World class trainer Steve Maxwell suggests a simple weightlifting session a couple of times a week to maintain absolute strength and hard rolling to build conditioning. For athletes who don’t find they are being challenged enough during rolling, he suggests exhausting yourself with circuits before training.
Training Through Injuries
When athletes get injured during training, it can be hard to take a break and let wounds heal. We push ourselves to go back before we’re ready and sometimes we just work through the pain. Well, I don’t, but some people do.
Joe Rogan and Steve Maxwell have experienced their fair share of pain and injury and they suggest getting medical attention and taking time off to ensure longevity on the mats. Also, Joe says you should tap when you get got. Otherwise your moment of stupidity will result in months of pain and time off of the mats.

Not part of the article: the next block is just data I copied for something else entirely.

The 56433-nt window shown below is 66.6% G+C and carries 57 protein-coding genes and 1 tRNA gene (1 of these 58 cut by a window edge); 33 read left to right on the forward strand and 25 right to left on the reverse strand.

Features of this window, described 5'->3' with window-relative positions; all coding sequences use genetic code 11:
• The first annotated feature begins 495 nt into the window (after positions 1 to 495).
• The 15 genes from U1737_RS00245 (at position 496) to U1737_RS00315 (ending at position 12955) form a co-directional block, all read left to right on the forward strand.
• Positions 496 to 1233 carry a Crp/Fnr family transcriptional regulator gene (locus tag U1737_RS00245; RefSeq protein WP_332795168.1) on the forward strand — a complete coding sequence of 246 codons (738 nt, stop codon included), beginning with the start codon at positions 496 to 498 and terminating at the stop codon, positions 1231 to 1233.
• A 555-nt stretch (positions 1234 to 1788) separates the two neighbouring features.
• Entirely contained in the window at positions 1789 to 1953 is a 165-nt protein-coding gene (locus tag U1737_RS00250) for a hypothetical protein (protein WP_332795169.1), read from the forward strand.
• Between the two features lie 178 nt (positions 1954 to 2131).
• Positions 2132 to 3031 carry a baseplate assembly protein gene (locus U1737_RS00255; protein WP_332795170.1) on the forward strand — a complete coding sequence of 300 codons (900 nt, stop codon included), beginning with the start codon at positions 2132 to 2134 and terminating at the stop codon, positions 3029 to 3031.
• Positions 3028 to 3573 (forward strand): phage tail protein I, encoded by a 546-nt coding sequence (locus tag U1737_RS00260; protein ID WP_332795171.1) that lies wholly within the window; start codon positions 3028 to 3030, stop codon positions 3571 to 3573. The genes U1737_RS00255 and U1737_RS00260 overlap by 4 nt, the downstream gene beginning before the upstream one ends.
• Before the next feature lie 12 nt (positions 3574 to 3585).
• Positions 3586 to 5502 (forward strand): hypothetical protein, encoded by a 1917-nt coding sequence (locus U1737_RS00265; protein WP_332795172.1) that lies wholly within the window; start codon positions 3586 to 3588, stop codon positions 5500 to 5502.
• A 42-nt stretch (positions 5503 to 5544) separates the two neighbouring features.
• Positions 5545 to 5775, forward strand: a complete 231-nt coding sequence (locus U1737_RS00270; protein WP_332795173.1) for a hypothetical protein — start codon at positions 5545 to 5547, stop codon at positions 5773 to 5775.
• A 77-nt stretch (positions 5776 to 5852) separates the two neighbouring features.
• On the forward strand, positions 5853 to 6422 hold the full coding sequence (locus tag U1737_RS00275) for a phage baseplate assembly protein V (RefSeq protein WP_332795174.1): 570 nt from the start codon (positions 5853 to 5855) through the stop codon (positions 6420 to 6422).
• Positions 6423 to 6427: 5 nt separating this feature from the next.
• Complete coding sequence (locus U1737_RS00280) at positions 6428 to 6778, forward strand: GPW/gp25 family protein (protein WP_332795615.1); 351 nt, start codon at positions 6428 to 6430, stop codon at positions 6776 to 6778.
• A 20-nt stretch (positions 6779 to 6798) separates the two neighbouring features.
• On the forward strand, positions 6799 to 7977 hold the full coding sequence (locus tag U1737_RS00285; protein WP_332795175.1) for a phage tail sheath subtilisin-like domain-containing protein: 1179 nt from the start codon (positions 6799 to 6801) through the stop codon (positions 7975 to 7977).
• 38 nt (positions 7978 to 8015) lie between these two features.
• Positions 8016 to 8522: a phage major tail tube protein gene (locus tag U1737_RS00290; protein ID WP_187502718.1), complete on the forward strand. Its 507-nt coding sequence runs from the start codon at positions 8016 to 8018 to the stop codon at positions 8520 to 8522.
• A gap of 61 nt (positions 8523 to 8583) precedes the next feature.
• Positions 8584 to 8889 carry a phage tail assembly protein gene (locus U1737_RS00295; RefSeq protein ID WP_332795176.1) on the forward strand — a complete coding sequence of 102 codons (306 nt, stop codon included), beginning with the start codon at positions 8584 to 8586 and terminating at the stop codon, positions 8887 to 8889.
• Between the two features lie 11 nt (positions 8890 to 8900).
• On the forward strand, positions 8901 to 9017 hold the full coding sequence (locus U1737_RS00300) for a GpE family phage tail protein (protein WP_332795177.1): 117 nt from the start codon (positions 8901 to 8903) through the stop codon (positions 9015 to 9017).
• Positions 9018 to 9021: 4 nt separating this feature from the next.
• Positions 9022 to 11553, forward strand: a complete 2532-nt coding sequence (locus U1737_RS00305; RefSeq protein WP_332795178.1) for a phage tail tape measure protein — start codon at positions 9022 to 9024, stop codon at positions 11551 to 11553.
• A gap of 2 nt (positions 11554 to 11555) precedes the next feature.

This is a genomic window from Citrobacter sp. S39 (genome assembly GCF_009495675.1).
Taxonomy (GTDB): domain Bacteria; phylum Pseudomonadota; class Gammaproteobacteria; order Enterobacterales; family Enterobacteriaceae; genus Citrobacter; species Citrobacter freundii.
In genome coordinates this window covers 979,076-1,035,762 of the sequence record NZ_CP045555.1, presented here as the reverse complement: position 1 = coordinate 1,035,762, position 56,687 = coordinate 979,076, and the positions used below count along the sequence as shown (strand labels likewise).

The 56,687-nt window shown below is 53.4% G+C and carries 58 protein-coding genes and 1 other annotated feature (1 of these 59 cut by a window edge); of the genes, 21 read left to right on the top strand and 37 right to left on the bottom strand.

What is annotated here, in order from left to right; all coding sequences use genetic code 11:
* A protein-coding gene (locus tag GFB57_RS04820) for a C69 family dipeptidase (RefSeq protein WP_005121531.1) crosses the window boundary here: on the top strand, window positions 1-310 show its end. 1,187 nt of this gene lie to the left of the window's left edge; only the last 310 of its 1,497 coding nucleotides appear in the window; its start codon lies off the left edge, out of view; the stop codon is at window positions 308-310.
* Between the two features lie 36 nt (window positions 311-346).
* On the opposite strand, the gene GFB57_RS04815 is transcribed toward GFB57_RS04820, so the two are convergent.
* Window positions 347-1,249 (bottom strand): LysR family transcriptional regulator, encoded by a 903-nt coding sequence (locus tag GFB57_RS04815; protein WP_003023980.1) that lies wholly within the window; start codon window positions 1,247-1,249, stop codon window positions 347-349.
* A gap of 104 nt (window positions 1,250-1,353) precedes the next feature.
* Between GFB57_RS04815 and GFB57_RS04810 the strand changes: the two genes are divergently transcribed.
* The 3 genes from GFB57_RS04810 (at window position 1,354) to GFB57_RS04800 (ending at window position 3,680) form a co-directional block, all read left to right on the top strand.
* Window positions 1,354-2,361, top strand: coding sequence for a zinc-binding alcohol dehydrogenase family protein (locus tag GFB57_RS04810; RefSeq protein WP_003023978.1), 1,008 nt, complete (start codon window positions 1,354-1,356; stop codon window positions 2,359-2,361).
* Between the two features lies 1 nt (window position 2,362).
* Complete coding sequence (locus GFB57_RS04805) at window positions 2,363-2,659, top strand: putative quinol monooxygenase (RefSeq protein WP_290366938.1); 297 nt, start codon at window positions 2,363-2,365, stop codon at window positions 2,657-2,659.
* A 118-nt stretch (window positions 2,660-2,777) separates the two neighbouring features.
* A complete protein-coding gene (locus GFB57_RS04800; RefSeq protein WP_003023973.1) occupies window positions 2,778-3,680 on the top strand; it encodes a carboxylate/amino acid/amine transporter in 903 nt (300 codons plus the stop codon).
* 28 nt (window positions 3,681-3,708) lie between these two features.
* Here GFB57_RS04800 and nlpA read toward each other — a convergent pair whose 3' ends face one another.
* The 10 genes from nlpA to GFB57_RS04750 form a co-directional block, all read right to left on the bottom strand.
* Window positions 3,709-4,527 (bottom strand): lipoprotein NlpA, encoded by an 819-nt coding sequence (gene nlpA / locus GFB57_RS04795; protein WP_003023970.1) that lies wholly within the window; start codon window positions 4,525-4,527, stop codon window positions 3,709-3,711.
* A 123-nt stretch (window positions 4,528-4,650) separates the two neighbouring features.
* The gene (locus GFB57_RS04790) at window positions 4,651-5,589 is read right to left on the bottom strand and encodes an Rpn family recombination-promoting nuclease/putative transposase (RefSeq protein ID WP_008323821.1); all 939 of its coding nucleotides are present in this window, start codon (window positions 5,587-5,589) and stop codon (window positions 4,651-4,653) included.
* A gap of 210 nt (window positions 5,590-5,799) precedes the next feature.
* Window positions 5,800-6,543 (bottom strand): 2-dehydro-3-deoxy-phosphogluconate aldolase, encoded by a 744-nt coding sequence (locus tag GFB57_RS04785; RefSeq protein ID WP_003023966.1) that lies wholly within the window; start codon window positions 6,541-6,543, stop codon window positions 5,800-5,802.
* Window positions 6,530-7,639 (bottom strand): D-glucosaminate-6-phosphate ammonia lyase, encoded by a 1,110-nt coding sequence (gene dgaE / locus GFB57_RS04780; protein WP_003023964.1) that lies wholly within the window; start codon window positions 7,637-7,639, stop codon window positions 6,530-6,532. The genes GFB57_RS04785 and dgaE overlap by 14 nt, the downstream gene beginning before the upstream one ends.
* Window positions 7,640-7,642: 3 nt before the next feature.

Also suggested on the Joe Rogan Experience is to stretch and drink water to encourage elasticity in the body and to use the sauna to prevent atrophy during injury recovery.
Jiu Jitsu Changes Lives
Jiu jitsu not only improves your body, it improves your mind and your quality of life. During training, people are reminded that their body is magical. They clear their minds. They create bonds with teammates that can last a lifetime. Eddie Bravo, Todd White, and Jean Jacques Machado discuss the ups and downs of their training.
One thing I know for sure after writing this article is that when Steve Maxwell is on the Joe Rogan Experience, I should tune in. Joe Rogan doesn’t sit and talk to dummies for three hours, so anytime you get the chance, visit the YouTube channel and learn something that will improve your life. It sure beats listening to the same songs over and over again on the radio!